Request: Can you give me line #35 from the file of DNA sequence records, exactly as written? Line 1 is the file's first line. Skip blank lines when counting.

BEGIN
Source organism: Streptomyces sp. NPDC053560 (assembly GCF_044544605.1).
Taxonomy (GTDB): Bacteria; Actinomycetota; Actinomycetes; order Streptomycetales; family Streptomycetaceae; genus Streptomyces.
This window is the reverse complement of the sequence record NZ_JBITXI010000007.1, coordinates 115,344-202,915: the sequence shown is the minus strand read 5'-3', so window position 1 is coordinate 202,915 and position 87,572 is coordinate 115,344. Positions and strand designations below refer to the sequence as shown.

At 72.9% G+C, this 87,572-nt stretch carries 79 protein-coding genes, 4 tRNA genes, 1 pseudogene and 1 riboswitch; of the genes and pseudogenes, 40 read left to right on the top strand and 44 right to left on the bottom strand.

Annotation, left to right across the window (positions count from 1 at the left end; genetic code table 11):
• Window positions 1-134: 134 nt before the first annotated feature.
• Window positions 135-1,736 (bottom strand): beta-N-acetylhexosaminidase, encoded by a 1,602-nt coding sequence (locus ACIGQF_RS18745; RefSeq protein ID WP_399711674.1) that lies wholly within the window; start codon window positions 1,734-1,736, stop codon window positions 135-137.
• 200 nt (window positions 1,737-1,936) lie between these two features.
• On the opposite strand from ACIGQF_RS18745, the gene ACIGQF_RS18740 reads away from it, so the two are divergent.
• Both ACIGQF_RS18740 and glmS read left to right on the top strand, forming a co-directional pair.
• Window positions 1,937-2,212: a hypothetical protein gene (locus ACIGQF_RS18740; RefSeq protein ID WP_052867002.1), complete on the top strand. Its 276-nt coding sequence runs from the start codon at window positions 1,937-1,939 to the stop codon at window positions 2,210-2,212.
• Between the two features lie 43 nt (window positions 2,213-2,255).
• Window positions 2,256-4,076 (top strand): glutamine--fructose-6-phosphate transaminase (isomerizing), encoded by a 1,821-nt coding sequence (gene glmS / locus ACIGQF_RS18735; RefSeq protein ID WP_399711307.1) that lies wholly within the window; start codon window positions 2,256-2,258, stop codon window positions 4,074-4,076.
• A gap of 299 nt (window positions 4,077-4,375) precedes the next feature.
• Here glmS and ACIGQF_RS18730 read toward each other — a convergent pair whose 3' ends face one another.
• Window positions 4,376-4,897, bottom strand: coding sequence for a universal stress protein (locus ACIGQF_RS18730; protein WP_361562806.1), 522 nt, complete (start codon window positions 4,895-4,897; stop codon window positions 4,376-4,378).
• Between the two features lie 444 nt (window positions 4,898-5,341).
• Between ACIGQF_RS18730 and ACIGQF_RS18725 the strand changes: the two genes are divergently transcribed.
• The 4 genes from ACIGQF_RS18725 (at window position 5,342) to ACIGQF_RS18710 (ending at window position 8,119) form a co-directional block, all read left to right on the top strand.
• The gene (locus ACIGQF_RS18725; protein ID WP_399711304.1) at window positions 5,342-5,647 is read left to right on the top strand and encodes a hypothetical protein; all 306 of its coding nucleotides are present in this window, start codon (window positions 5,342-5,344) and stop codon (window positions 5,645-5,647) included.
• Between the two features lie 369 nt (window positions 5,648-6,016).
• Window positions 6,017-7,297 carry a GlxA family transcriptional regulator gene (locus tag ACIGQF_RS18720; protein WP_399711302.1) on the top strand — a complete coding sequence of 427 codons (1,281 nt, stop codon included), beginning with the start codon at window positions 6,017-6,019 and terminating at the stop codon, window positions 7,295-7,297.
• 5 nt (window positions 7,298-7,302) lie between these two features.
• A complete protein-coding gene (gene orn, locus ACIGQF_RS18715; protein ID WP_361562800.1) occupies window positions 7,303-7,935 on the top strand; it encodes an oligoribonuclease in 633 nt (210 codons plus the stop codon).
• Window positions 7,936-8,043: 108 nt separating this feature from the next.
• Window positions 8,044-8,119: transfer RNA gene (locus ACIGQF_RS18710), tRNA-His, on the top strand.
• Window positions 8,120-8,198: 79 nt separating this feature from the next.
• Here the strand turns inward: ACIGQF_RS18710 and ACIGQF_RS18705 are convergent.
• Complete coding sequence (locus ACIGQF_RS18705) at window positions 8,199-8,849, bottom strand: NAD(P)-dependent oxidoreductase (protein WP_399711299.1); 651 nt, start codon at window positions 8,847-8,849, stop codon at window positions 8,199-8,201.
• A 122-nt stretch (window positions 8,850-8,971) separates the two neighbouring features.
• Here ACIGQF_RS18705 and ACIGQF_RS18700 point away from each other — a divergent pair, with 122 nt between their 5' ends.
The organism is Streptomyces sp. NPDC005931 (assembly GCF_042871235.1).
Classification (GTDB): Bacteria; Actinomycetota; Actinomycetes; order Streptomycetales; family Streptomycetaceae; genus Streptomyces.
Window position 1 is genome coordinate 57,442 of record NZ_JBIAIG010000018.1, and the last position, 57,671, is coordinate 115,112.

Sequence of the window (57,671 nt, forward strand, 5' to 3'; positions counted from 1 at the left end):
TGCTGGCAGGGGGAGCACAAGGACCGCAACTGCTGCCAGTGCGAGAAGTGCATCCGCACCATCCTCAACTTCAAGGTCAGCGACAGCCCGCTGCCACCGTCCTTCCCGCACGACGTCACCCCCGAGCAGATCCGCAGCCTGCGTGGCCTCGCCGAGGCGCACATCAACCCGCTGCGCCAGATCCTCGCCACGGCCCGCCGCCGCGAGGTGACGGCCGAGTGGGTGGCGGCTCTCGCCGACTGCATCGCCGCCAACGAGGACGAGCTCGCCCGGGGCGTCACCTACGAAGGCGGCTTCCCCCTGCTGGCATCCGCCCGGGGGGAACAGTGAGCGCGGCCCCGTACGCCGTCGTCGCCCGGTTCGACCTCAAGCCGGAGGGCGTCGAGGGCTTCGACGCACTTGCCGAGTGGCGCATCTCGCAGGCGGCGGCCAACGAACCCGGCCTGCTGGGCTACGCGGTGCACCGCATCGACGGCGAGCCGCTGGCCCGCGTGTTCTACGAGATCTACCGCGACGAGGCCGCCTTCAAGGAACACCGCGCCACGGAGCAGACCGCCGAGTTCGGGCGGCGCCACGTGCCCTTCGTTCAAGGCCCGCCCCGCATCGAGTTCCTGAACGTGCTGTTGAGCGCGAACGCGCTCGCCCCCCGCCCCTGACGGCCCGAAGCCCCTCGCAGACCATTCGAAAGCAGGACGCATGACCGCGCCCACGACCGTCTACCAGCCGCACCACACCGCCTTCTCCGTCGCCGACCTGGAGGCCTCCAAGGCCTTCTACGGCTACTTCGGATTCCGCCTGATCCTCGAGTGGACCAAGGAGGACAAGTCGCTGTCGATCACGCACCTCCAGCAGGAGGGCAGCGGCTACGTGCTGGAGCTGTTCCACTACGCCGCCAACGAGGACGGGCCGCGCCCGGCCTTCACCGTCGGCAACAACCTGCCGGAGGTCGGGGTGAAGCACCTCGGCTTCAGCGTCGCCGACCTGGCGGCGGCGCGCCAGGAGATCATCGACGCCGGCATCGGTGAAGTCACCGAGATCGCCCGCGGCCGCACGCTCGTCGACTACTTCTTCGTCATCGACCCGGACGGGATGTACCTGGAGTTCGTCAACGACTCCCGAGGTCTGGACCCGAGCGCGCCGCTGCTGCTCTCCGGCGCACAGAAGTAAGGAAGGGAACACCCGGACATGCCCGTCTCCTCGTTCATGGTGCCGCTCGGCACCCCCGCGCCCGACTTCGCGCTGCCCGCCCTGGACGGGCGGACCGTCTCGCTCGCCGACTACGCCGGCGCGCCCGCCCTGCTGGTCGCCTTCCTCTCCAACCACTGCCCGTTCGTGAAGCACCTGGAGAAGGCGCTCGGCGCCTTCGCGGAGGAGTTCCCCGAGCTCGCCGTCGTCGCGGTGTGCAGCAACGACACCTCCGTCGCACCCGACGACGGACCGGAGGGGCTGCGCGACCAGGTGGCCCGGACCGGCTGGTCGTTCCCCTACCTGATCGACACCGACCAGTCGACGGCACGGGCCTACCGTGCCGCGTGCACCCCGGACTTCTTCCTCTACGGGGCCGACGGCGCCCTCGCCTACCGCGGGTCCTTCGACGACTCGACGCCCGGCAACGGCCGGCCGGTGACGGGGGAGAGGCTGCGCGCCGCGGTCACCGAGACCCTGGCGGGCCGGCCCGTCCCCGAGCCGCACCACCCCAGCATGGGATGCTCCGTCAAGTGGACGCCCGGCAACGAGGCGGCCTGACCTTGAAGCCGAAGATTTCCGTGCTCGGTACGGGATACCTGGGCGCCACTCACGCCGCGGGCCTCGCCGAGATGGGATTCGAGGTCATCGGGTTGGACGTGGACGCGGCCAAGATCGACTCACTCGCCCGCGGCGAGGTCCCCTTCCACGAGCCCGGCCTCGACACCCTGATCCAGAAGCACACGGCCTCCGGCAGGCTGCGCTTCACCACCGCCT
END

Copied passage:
Sequence of the window (57,671 nt, forward strand, 5' to 3'; positions counted from 1 at the left end):